We may find another expression of such Divine providence in the Psalm 121: “The sun shan’t hurt you in the day, neither shall the moon at night. The Lord shall protect you against all wrong. He shall protect your life. The Lord shall protect you when you leave and as you return…” (Psalm 121, translated from Hebrew for this article.)

As it was noted before, the sofer or Scribe is obligated to transcribe the first two parts of the Shema prayer, i.e. the two excerpts from the Torah, on the parchment of a kosher animal. Next, he rolls the parchment, left to right, into a scroll, and he writes another of God’s names in Hebrew, Shadai, on the back of the scroll. The three-letter word Shadai signifies the grace of God, who protects all doors that open before the Jewish people. In other words, as a person enters or exits any place with a mezuzah mounted on its doorframe, they can feel the oneness of God’s essence in their own being. Additionally, as with the other words in the Jewish mystical culture, the word Shadai (שדי) has its own numerical value and particular interpretation: 300+4+10=314. When divided by 100, it renders 3.14, evoking the Pi number, which has been employed in mathematics for centuries, including to calculate the circumference, area, or when applicable, the volume, of circles, cylinders, spheres, and many other geometrical shapes.

 

Below are a few important points regarding the use and protection of the mezuzah:

Moisture, dry air, sunlight, wind, or rain, each could damage the mezuzah over time, void its holiness, and render it pointless. Therefore, by now for a long while, to protect the scroll against such natural causes, it’s been placed traditionally inside a wooden or metal casing, or more recently, inside one made of porcelain or plastic. The casing is often decorated with the word Shadai in Hebrew.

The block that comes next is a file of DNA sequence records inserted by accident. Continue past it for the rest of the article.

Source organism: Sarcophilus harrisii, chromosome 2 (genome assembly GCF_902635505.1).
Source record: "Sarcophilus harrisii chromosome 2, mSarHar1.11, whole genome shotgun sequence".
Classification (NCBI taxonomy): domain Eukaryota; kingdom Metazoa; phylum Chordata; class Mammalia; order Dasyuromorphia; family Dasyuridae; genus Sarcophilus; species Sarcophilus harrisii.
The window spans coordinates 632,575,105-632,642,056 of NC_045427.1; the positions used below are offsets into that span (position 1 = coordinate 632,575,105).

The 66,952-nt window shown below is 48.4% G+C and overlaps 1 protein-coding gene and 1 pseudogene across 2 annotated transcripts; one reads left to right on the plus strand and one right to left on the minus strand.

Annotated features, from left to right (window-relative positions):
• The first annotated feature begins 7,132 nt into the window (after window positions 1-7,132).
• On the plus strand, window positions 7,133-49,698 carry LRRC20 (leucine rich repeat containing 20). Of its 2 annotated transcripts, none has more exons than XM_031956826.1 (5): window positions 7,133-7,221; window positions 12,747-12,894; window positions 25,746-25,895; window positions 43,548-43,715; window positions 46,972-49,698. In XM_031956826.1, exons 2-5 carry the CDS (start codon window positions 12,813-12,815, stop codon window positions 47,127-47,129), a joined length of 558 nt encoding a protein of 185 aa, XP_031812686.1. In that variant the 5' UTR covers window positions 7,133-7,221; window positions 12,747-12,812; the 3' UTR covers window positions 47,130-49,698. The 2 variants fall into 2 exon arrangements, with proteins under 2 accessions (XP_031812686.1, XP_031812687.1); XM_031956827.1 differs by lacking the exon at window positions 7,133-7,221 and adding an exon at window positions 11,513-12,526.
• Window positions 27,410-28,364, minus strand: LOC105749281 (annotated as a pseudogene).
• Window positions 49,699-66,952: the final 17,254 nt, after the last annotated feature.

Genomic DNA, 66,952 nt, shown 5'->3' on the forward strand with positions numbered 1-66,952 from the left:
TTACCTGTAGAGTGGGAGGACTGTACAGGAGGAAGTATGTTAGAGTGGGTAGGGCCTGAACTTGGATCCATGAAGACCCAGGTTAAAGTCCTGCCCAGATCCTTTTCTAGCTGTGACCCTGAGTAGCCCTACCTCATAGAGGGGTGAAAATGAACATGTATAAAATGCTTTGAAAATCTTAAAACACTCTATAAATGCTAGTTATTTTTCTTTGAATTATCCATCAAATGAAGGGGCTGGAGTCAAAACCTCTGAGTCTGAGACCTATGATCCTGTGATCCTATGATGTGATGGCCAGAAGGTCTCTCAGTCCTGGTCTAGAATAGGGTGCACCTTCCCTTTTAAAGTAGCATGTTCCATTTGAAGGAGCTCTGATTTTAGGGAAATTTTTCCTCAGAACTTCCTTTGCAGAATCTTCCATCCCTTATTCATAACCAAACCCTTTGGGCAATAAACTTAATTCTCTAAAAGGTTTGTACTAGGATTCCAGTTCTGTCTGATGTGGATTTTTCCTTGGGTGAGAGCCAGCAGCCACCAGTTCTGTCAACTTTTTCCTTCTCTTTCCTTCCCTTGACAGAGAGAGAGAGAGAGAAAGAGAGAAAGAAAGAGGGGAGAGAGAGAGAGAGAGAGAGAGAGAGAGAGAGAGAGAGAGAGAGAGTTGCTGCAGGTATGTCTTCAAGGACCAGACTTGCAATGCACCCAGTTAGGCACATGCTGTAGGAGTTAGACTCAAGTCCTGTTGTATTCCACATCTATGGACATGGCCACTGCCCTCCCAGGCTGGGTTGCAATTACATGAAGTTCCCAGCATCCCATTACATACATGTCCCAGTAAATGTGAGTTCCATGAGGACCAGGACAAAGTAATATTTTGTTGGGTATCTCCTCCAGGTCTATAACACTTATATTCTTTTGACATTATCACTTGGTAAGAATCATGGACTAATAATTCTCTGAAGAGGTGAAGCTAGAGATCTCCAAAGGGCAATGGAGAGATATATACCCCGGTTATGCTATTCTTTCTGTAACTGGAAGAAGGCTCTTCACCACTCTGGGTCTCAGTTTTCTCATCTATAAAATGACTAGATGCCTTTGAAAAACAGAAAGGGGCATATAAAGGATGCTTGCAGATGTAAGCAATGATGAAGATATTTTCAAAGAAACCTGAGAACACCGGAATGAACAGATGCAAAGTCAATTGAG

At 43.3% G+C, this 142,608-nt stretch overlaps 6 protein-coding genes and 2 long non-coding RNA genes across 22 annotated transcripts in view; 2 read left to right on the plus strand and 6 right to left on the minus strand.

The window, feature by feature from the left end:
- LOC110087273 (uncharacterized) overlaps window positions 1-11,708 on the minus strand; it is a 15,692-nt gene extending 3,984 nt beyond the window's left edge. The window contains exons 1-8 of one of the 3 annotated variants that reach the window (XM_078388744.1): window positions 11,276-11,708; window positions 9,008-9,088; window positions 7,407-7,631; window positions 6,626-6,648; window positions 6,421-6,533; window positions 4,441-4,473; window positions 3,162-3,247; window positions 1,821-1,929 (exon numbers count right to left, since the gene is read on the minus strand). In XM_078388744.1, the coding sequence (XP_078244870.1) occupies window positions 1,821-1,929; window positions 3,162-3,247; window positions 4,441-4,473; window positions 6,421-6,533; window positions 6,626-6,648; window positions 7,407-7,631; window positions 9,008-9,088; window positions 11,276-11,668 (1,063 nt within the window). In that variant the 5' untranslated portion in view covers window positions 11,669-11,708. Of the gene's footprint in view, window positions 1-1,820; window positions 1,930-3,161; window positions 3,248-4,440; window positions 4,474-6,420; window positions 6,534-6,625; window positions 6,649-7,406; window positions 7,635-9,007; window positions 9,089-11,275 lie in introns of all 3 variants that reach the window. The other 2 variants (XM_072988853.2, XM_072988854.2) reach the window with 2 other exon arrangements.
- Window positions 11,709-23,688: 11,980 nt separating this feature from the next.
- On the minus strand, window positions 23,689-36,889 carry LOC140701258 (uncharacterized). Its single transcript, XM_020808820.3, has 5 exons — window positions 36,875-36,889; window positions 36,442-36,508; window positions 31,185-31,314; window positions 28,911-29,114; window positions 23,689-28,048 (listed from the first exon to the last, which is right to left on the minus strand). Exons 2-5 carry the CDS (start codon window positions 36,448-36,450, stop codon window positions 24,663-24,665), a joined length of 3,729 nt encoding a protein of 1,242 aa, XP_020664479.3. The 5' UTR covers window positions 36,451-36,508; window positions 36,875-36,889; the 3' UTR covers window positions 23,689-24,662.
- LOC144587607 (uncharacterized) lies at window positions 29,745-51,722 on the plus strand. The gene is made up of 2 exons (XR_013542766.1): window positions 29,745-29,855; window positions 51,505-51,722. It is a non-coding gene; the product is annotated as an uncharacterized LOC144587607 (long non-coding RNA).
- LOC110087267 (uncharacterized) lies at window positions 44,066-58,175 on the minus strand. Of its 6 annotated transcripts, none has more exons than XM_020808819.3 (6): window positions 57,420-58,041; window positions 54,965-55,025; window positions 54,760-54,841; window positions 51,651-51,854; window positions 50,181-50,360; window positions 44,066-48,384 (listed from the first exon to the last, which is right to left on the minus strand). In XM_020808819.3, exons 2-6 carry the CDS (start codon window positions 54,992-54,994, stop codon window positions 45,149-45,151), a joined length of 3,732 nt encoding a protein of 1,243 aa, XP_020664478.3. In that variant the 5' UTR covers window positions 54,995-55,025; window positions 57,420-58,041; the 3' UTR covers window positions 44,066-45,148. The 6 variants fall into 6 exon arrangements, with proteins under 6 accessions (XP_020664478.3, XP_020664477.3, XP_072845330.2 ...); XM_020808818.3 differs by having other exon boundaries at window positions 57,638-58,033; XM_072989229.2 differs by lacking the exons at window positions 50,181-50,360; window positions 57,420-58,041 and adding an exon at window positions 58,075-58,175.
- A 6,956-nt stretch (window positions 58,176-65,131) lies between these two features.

Be mindful that every word in the mezuzah should be perfect. No letter can be scratched; neither can there be any holes or other wear on the parchment. Otherwise, the mezuzah has been rendered pointless and devoid of the quality of the Divine protection.

According to the Halachah, it’s customary to have the mezuzah inspected at least two times in seven years by an expert, such as a rabbi, to control its quality and make sure of its holiness.

Mezuzah should be mounted on all doors, whether at home or at the workplace, where the place is stationary. Its correct location is on the right side-jamb as we enter the place. It’s mounted vertically with a slight tilt. The tilted installment has been an old Eastern tradition. Although no documented reason has been found for this distinction, some believe that thecommon slope of 20-25 degrees corresponds with the nearly 23.5-degree tilt in the earth’s axis of rotation. And the tilt of the earth in part brings about the seasons, effects a range of laws in nature, and in a manner of speaking, leads to a revival of life.

If we divide the door-post equally into three imaginary parts, the mezuzah should be placed at the bottom of the top third, with its upper tip angled toward the inside of the door. Given its holiness, the mezuzah is not mounted on the door-jambs of baths and restrooms. Men and women could both install the mezuzah.

 

The mounting of the mezuzah is consecrated by the following benediction:

ברוך אתה ה' אלוהינו מלך העולם אשר קדשנו במצוותיו וציוונו לקבוע מזוזה

“Blessed is the Lord our God, the King of the world, who made us holy by his commands and ordered us to mount the mezuzah.”

When installing several mezuzot, it’s enough to recite the blessing only once. When changing homes or workplace, if you are certain that a gentile will be replacing you, inspect the mezuzah, make sure it’s whole, and take it with you to mount at your new place.

 

Sources:

Mythical Beliefs, by Yousef Setareh-Shenas.